Before the Opium War, historical circumstances precluded the formation of a Sino-American relationship that would allow much intellectual exchange to take place. At that time, China had funneled its entire American trade through the single port of Canton; Sino-American intellectual exchanges, mirroring commerce, were equally constricted. Yet with the opening of the treaty ports after the war, Chinese and Americans interested in trading not goods but ideas could now do so, the largest obstacles having been removed. Over the next century, people and ideas passing in both directions through multiple Chinese ports would bring social, cultural, and intellectual change to China and the United States.

Despite the significance of this exchange, scholars have provided it with sporadic rather than systematic attention. Generally speaking, researchers interested in Sino-American cultural contacts in the latter half of the 19th century have focused on the experience of Chinese immigrants in the United States. When they have shifted their attention to Americans in China, the tendency has been to focus exclusively on the unequal nature of the China’s relationship with the West – not on ideas, intellectuals, and institutions. The purpose, therefore, of this interdisciplinary research colloquium is to bring together scholars to discuss, in holistic fashion, the cultural and intellectual fruits effected by the American presence in China during this period. And as many of the ideas from this period endure in China and the United States today, our purpose will also be to explore the continued relevance of these exchanges in the twenty-first century.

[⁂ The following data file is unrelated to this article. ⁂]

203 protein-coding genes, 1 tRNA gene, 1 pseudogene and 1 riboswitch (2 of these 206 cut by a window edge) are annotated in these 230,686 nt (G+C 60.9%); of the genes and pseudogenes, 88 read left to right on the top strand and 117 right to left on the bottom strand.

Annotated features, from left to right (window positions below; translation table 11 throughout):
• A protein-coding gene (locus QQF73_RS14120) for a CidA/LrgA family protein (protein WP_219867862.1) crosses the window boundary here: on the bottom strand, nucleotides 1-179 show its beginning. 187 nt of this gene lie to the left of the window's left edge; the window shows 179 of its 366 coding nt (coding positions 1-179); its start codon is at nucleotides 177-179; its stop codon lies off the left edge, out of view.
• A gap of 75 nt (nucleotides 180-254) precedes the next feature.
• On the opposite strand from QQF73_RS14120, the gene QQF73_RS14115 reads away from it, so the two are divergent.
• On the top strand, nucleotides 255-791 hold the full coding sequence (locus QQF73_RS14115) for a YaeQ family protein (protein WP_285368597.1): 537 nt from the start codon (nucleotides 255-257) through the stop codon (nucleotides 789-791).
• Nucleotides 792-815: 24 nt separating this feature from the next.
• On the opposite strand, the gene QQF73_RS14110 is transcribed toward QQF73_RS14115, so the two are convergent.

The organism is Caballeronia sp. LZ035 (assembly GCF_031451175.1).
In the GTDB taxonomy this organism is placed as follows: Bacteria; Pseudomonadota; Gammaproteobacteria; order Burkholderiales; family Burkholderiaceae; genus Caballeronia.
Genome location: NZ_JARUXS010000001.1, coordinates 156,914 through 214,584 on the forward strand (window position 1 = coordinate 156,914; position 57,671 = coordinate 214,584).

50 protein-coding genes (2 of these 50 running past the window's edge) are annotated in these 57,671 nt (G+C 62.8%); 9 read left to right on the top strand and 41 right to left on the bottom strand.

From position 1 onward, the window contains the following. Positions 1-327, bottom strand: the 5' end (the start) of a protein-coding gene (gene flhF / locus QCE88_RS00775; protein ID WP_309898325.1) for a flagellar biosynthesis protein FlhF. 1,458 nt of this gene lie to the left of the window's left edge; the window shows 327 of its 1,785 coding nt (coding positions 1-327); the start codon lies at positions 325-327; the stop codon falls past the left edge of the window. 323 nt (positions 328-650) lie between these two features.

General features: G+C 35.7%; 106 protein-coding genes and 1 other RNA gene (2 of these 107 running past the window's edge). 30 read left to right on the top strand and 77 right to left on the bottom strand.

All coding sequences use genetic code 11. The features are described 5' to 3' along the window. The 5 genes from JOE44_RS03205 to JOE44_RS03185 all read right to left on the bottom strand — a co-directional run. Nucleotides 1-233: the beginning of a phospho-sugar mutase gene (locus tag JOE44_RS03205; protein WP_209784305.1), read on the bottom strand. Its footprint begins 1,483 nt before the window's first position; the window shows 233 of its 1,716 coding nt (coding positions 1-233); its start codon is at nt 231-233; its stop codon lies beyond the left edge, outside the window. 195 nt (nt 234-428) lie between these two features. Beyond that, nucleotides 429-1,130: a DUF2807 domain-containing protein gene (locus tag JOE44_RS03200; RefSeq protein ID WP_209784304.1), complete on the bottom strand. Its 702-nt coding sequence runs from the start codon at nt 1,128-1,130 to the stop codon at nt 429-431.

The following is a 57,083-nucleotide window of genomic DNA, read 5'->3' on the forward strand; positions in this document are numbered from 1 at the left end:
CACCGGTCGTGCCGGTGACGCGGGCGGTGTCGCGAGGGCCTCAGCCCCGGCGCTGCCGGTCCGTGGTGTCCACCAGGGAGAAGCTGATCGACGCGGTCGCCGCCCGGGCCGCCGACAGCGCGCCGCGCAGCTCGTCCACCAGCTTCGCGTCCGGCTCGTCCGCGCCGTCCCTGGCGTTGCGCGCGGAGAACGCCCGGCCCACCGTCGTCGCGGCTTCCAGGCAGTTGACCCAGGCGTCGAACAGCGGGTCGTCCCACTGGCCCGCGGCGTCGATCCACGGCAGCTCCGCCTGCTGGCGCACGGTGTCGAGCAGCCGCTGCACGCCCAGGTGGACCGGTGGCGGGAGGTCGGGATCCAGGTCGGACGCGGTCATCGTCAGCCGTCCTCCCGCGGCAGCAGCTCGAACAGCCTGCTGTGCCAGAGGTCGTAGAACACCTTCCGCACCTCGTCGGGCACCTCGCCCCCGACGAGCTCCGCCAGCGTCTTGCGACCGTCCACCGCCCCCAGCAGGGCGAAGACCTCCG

The colloquium welcomes contributions that explore areas such as science and medicine, religion, journalism, education, literature & autobiography, museums and tourism, foodways, the law and diplomacy, agriculture, engineering, and architecture, among others. Though most of the colloquium will take place on the campus of Hong Kong University, our conversations will be mobile. Some contributors will participate in a special session to be held in Shanghai, the most important center of intellectual exchange.

When and Where:
Council Chambers, The University of Hong Kong, Hong Kong; Shanghai Institute of American Studies, Shanghai, China
May 23 and 24 in Hong Kong; 26 and 27 in Shanghai (Monday-Friday) May 2011.

Session Format:
The colloquium will consist of one-hour sessions during which time a participant will present his or her paper and discuss the essay with the group. We ask that each colloquium participant submit a draft of his or her paper in English by 2 May (Monday) 2011 to John Haddad []. The essays will then be distributed to the fellow participants before the colloquium convenes.

We hope to publish the conference proceedings in English as a book collection that is then translated into Chinese and Japanese. Contributors will be asked to submit their final essay for purposes of publication by 1 December 2011.

For submitting a draft of the paper for distribution to fellow colloquium participants: 2 (Monday) May 2011


Contact Person:
Please correspond with John Haddad at [ ].